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Ryanair Confident EU Will O.K. Toilet Fees


Ryanair (RYAAY) CEO Michael O'Leary says Brussels is unlikely to raise objections to his plans to charge for the use of on-board toilets, but admits he is having a hard time convincing US authorities.

"If it's approved by the US Federal Aviation Administration and [plane-maker] Boeing then it will happen," he told this website on Tuesday. Although the company does not operate in the US, approval from the American authority is needed in order to alter the US-made planes.

Speaking at a press conference in Brussels to mark the launch of new flights to the Charleroi airport, Mr O'Leary said he was keen to push ahead with the controversial plans, insisting the aim was not to make money on the toilets themselves.

"The purpose of charging for the toilets is to change peoples' behaviour," he said. By giving people an incentive to use airport toilets before they depart, the company says it would be able to remove two out of the three toilets on each plane, making space for six additional seats.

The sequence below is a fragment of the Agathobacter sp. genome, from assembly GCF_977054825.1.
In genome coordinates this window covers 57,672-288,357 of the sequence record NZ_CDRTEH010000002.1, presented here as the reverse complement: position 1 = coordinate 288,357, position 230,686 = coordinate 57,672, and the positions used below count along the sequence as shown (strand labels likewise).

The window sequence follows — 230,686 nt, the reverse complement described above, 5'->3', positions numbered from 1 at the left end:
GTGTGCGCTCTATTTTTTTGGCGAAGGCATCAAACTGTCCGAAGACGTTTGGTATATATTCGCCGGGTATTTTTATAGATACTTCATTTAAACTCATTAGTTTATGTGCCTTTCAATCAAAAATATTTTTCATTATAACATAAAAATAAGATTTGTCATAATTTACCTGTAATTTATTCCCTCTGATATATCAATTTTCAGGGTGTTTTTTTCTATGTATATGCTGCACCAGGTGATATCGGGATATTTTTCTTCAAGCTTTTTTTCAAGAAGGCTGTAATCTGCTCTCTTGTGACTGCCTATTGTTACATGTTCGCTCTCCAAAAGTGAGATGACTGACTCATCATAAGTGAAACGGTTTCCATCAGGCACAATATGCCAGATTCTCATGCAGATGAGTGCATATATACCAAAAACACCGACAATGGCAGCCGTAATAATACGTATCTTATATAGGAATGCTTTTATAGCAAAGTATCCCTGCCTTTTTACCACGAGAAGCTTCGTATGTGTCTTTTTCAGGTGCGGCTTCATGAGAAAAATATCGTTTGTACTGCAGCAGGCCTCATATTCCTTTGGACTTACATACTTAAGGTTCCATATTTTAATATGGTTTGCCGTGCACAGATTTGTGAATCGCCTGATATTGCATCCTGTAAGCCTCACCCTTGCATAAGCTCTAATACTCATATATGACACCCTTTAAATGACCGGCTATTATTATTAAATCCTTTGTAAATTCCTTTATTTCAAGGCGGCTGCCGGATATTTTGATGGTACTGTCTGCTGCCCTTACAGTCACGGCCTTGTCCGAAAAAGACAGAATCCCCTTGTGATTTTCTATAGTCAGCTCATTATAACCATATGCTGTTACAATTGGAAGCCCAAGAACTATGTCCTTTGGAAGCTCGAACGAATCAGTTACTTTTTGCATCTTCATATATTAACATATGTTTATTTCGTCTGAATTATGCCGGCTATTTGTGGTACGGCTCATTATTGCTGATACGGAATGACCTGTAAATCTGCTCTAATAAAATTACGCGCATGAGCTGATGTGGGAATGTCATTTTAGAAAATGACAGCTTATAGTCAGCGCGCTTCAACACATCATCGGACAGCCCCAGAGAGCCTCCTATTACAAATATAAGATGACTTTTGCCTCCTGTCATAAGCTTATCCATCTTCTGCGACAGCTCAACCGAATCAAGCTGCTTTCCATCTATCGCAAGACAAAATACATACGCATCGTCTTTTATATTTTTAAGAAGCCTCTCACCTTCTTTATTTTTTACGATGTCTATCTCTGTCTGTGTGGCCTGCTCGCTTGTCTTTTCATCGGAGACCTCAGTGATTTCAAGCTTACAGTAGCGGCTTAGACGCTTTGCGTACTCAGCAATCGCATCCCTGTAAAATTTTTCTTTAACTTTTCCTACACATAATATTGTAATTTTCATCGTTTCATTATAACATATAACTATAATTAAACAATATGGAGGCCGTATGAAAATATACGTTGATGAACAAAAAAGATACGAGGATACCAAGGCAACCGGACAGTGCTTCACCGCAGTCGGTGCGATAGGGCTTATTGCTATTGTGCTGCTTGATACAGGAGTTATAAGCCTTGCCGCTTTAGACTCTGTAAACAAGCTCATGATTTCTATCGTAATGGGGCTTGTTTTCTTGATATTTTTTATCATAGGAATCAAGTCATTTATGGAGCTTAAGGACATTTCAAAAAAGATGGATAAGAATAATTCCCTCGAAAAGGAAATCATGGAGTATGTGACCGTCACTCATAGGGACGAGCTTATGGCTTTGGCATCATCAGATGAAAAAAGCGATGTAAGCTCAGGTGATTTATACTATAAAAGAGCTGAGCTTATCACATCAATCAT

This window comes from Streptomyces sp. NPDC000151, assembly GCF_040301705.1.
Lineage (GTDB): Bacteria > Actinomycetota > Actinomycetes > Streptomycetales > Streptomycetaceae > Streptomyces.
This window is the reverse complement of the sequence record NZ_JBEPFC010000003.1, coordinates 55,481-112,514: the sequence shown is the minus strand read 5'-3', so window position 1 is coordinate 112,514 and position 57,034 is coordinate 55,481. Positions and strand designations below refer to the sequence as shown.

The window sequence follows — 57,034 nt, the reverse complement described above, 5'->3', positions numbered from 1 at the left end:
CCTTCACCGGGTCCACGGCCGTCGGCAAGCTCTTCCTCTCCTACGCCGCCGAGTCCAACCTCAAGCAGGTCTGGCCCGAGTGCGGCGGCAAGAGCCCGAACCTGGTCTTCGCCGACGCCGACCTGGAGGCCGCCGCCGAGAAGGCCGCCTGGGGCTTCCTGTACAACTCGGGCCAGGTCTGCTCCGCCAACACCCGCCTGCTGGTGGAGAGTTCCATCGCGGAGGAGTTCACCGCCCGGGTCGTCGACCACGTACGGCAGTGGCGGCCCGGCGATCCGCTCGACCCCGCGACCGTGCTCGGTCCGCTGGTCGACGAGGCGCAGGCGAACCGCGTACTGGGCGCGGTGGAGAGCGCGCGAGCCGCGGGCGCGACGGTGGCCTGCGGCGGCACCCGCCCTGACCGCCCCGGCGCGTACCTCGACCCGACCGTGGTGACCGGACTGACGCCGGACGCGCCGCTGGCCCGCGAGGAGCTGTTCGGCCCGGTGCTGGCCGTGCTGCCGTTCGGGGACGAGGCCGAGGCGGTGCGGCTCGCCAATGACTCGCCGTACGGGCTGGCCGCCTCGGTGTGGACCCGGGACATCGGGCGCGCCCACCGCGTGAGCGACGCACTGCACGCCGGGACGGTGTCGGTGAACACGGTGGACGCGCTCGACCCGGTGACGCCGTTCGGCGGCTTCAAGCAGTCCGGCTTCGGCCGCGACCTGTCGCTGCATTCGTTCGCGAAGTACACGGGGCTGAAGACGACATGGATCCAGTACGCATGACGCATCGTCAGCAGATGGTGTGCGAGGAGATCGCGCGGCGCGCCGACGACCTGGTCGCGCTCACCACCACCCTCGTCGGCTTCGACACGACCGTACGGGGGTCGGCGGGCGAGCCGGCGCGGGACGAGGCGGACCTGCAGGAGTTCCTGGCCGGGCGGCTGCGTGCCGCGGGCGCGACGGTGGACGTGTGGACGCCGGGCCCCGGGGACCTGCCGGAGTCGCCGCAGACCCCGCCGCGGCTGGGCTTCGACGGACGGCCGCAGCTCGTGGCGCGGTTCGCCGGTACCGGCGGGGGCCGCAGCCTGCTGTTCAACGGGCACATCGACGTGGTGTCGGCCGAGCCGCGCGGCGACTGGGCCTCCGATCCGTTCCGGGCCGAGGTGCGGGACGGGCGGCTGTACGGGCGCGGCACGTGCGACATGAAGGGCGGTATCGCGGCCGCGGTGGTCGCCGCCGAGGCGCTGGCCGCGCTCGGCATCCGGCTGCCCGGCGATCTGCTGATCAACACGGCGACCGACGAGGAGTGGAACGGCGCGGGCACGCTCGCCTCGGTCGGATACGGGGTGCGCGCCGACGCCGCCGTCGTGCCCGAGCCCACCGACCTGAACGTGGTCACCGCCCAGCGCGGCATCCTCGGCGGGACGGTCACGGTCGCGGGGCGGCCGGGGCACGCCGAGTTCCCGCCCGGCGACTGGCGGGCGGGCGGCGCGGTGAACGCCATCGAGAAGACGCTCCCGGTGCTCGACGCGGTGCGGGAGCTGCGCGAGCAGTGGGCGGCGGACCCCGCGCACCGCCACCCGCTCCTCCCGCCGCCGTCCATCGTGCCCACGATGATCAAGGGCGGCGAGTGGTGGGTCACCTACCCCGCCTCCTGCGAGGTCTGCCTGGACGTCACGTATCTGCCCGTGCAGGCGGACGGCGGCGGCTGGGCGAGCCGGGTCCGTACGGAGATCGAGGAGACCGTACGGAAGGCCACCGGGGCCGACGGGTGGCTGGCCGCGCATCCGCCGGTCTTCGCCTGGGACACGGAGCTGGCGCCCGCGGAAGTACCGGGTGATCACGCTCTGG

"If I add six extra seats, all the fares come down across-the-board by four percent," he said. "Whatever money we make on the toilets, we'll happily give it away to some charity for incontinent air-travellers," added the Irishman.

Under the proposals, passengers on short one-hour flights are likely to be charged €1 to use the coin-operated facilities.

But plans to charge customers based on their weight have been scrapped. "We have decided we are not going to charge people by weight because there's no way of determining who's overweight and who's not," said Mr O'Leary.

Commission officials contacted on Tuesday suggested the airline CEO may well be correct in his assessment of little EU resistance, so long as any changes are clearly advertised allowing passengers to make an informed choice on whether to fly.

However, the scheme may never make it over to this side of the Atlantic for consideration, with the FAA and Boeing (BA) concerned that the six extra seats could slow the plane's evacuation time, presenting a health hazard.

Asked why he did not simply switch to planes made by European manufacturer Airbus (EADSY) as a means of avoiding the American authority, Mr O'Leary said it "would be a big change for us considering that we now have a fleet of 200 Boeings. We could try though."

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